Meta Stack Exchange is where users like you discuss bugs, features, and support issues that affect the software powering all 157 Stack Exchange communities.

What is meta?
Here's how it works:
  1. Any Stack Exchange user can ask a question
  2. The community provides support, votes on ideas, and reports bugs
  3. Your voice helps shape the way Stack Exchange operates

This question already has an answer here:

I've seen responses using, where the code is broken up into html, css, javascript and the output.

Q: If I have a post that includes a lot of code, is is better to post it to an outside source, or simply paste it into my question in a code block?

share|improve this question

marked as duplicate by gnat, Martijn Pieters, Richard Tingle, Hugo Dozois, hims056 Nov 7 '13 at 17:26

This question has been asked before and already has an answer. If those answers do not fully address your question, please ask a new question.

up vote 5 down vote accepted

Not sure how many people think like I do, but I don't leave SO to view code.

  1. I am hesitant to click on unknown links
  2. If the user is posting so much code that they need to do it off site then I don't feel like digging for a needle in a haysack.
  3. It requires me to look back and forth from the question and the code. It makes it easy if they are closer together.

My guess is that you will have fewer people attempt to answer the question if you do this.

share|improve this answer
It's a good point about the outside sites but there are a few that we know are trustworthy, like github or pastebin or jsfiddle so sticking to those is ok. Anyways the idea is that he should be trying to reduce the code to the minimum necessary to show the problem that's being faced. – jcolebrand Jan 5 '11 at 4:40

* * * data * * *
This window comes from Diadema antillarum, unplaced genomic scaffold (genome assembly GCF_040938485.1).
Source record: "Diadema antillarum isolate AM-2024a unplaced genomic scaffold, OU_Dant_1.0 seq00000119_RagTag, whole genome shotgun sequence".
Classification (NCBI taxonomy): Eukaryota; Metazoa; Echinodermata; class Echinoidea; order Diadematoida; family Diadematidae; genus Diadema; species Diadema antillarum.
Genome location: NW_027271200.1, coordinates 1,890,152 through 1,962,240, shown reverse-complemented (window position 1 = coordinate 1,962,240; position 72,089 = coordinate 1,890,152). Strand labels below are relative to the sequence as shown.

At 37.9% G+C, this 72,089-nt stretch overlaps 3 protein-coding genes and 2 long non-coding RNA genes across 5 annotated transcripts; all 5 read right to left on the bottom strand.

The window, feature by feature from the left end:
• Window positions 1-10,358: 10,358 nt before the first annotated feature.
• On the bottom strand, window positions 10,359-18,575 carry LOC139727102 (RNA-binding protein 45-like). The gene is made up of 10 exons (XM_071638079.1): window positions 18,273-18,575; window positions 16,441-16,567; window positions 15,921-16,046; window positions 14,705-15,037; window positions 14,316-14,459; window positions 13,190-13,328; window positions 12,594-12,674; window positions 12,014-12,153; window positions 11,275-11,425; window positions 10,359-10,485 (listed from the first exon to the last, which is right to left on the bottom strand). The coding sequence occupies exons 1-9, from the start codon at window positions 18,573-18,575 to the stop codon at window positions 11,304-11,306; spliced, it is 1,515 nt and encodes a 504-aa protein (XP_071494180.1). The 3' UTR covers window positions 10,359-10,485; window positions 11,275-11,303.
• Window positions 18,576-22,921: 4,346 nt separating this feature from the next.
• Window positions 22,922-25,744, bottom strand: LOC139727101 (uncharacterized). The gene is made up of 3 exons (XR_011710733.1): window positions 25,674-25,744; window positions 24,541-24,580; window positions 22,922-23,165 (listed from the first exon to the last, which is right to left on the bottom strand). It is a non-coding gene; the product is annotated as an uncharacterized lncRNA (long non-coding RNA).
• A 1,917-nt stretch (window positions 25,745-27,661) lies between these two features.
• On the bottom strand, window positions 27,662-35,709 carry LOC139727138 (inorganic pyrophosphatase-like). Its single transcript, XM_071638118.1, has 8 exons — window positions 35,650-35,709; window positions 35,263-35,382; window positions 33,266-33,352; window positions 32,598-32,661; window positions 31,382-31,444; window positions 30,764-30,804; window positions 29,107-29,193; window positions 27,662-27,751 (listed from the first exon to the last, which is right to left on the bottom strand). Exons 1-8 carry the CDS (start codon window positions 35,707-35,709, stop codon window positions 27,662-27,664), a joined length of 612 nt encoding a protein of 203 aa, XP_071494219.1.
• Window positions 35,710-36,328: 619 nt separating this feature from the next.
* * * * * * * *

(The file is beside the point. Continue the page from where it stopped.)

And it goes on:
@drachenstern, I agree and Pekka had mentioned that in his answer, so I thought I would just focus on the answerer side. – jzd Jan 5 '11 at 12:19
I wanted to draw attention (shoulda gotten more sleep first) about sticking to well known sites so that we were comfortable clicking links. The second part was just for showing that I consider linking to code externally secondary to more explicit examples. – jcolebrand Jan 5 '11 at 15:12

The best thing to do is not to include lots of code in the first place. Try to isolate the very smallest piece that is necessary to illustrate the problem.

A JSFiddle is great for live demonstrations of stuff, but only posting a JSFiddle link is generally frowned upon.

If there is no way than to include the full code, I would post it on SO proper - SO's code formatting limits the height and adds scroll bars if it overflows.

share|improve this answer
Agreed. Always reduce to the minimum code that shows the problem, and always include the code in the question. But also including a link to a jsfiddle where people can see the problem in action makes my life easier as a potential answerer, and makes me more willing to spend some time on it. – Brad Mace Jan 5 '11 at 3:57
Pekka or @bemace - What should we do when we don't know how much of something needs to be shown? Is there a way to cause the scroll box to be shorter? I'm trying to post something to and I don't know how much of the information (a diff on two xml files) is necessary for potential answerers (and apparently "answerer" is a word). – sage Jan 7 '11 at 23:02
@sage hmm, hard to tell without seeing the question in question... If in doubt, you can always show everything and reduce the amount as things progress. – Pëkka Jan 7 '11 at 23:16
I decided this merits discussion and I posted to, where it seems more applicable: Is it... control the scrollbox height...?. – sage Jan 8 '11 at 1:01

Not the answer you're looking for? Browse other questions tagged .